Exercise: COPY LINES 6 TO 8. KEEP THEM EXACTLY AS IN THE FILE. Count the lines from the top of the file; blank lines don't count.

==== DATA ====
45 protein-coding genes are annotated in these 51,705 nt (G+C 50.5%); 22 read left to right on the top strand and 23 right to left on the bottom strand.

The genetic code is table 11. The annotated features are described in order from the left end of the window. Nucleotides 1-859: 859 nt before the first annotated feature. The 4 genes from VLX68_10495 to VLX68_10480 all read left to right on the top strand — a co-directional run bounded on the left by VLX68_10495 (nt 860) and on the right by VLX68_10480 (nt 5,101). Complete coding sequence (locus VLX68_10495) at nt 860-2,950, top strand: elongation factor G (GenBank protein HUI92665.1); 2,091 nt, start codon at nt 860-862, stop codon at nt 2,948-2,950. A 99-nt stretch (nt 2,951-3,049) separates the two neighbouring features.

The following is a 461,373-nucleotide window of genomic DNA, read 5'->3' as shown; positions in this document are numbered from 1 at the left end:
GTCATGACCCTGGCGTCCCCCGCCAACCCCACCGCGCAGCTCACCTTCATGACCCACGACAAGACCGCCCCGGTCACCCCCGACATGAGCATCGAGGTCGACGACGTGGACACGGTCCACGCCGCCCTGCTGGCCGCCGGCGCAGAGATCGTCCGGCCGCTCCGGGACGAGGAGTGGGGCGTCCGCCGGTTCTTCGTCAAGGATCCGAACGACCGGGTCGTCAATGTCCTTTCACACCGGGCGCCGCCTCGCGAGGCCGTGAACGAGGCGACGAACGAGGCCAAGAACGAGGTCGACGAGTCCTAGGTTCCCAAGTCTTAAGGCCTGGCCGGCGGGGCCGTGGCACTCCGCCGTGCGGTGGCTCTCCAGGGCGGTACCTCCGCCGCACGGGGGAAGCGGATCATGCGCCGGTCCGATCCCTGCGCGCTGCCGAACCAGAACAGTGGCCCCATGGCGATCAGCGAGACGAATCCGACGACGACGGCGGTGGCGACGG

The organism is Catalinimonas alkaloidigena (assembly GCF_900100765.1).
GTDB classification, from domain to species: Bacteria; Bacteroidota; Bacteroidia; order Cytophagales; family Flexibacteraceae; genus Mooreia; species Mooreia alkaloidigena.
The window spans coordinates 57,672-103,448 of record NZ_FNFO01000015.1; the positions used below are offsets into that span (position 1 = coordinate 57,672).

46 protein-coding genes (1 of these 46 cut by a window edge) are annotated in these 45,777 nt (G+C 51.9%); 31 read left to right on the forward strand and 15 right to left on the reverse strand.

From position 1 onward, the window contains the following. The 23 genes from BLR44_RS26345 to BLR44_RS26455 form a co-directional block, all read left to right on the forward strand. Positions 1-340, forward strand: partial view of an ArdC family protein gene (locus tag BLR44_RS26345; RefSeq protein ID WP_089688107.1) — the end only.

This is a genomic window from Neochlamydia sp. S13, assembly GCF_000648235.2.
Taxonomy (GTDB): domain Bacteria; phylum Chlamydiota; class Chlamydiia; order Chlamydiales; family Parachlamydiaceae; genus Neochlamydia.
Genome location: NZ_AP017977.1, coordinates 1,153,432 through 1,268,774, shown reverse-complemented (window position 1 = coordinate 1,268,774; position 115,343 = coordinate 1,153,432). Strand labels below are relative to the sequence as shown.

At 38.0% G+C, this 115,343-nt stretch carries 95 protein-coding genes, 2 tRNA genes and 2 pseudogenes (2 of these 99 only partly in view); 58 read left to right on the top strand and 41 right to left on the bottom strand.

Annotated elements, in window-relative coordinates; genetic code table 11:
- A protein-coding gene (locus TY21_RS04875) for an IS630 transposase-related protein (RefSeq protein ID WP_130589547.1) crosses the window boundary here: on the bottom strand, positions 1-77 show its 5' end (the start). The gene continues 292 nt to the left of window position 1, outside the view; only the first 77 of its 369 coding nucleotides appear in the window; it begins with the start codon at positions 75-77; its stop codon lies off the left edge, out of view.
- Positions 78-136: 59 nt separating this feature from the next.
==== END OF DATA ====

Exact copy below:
GTDB classification, from domain to species: Bacteria; Bacteroidota; Bacteroidia; order Cytophagales; family Flexibacteraceae; genus Mooreia; species Mooreia alkaloidigena.
The window spans coordinates 57,672-103,448 of record NZ_FNFO01000015.1; the positions used below are offsets into that span (position 1 = coordinate 57,672).

46 protein-coding genes (1 of these 46 cut by a window edge) are annotated in these 45,777 nt (G+C 51.9%); 31 read left to right on the forward strand and 15 right to left on the reverse strand.